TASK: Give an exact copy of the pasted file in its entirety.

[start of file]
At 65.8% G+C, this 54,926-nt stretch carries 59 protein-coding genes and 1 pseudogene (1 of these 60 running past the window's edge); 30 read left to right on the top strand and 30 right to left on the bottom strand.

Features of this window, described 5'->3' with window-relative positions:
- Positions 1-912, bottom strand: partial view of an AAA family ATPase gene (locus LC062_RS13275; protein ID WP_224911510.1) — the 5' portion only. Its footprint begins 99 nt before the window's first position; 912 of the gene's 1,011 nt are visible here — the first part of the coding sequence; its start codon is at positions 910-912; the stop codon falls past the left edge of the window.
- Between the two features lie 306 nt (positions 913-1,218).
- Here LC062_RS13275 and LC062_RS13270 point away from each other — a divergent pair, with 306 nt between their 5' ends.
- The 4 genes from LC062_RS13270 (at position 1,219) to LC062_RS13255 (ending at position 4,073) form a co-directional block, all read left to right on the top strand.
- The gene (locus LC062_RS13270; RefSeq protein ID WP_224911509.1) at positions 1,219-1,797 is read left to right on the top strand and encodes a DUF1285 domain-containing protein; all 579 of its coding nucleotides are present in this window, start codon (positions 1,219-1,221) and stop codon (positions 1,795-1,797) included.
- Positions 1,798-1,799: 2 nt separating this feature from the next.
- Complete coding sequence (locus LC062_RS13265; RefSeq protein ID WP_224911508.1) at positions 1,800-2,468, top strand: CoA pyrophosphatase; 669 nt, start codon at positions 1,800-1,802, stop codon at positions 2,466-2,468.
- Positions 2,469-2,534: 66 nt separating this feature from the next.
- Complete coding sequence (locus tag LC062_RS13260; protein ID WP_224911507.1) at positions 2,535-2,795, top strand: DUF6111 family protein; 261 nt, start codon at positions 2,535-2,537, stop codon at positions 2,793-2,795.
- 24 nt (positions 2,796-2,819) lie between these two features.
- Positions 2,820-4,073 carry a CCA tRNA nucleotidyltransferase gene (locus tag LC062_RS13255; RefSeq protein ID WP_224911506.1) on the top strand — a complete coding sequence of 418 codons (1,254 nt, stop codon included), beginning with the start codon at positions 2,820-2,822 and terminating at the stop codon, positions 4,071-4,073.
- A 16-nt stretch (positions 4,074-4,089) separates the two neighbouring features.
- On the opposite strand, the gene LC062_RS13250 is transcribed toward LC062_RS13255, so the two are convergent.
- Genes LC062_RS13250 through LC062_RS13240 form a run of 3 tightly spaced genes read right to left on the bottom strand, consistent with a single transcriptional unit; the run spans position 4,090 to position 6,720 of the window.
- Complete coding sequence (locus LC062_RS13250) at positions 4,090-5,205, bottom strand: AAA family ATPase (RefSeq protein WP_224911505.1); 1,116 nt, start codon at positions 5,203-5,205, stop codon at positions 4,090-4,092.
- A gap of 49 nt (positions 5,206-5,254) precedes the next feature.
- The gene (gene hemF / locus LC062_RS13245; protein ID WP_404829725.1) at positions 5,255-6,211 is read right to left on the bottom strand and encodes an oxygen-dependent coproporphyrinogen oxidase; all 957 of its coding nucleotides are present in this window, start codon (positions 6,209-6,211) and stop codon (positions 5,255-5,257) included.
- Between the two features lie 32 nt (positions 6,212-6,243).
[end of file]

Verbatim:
At 65.8% G+C, this 54,926-nt stretch carries 59 protein-coding genes and 1 pseudogene (1 of these 60 running past the window's edge); 30 read left to right on the top strand and 30 right to left on the bottom strand.

Features of this window, described 5'->3' with window-relative positions:
- Positions 1-912, bottom strand: partial view of an AAA family ATPase gene (locus LC062_RS13275; protein ID WP_224911510.1) — the 5' portion only. Its footprint begins 99 nt before the window's first position; 912 of the gene's 1,011 nt are visible here — the first part of the coding sequence; its start codon is at positions 910-912; the stop codon falls past the left edge of the window.
- Between the two features lie 306 nt (positions 913-1,218).
- Here LC062_RS13275 and LC062_RS13270 point away from each other — a divergent pair, with 306 nt between their 5' ends.
- The 4 genes from LC062_RS13270 (at position 1,219) to LC062_RS13255 (ending at position 4,073) form a co-directional block, all read left to right on the top strand.
- The gene (locus LC062_RS13270; RefSeq protein ID WP_224911509.1) at positions 1,219-1,797 is read left to right on the top strand and encodes a DUF1285 domain-containing protein; all 579 of its coding nucleotides are present in this window, start codon (positions 1,219-1,221) and stop codon (positions 1,795-1,797) included.
- Positions 1,798-1,799: 2 nt separating this feature from the next.
- Complete coding sequence (locus LC062_RS13265; RefSeq protein ID WP_224911508.1) at positions 1,800-2,468, top strand: CoA pyrophosphatase; 669 nt, start codon at positions 1,800-1,802, stop codon at positions 2,466-2,468.
- Positions 2,469-2,534: 66 nt separating this feature from the next.
- Complete coding sequence (locus tag LC062_RS13260; protein ID WP_224911507.1) at positions 2,535-2,795, top strand: DUF6111 family protein; 261 nt, start codon at positions 2,535-2,537, stop codon at positions 2,793-2,795.
- 24 nt (positions 2,796-2,819) lie between these two features.
- Positions 2,820-4,073 carry a CCA tRNA nucleotidyltransferase gene (locus tag LC062_RS13255; RefSeq protein ID WP_224911506.1) on the top strand — a complete coding sequence of 418 codons (1,254 nt, stop codon included), beginning with the start codon at positions 2,820-2,822 and terminating at the stop codon, positions 4,071-4,073.
- A 16-nt stretch (positions 4,074-4,089) separates the two neighbouring features.
- On the opposite strand, the gene LC062_RS13250 is transcribed toward LC062_RS13255, so the two are convergent.
- Genes LC062_RS13250 through LC062_RS13240 form a run of 3 tightly spaced genes read right to left on the bottom strand, consistent with a single transcriptional unit; the run spans position 4,090 to position 6,720 of the window.
- Complete coding sequence (locus LC062_RS13250) at positions 4,090-5,205, bottom strand: AAA family ATPase (RefSeq protein WP_224911505.1); 1,116 nt, start codon at positions 5,203-5,205, stop codon at positions 4,090-4,092.
- A gap of 49 nt (positions 5,206-5,254) precedes the next feature.
- The gene (gene hemF / locus LC062_RS13245; protein ID WP_404829725.1) at positions 5,255-6,211 is read right to left on the bottom strand and encodes an oxygen-dependent coproporphyrinogen oxidase; all 957 of its coding nucleotides are present in this window, start codon (positions 6,209-6,211) and stop codon (positions 5,255-5,257) included.
- Between the two features lie 32 nt (positions 6,212-6,243).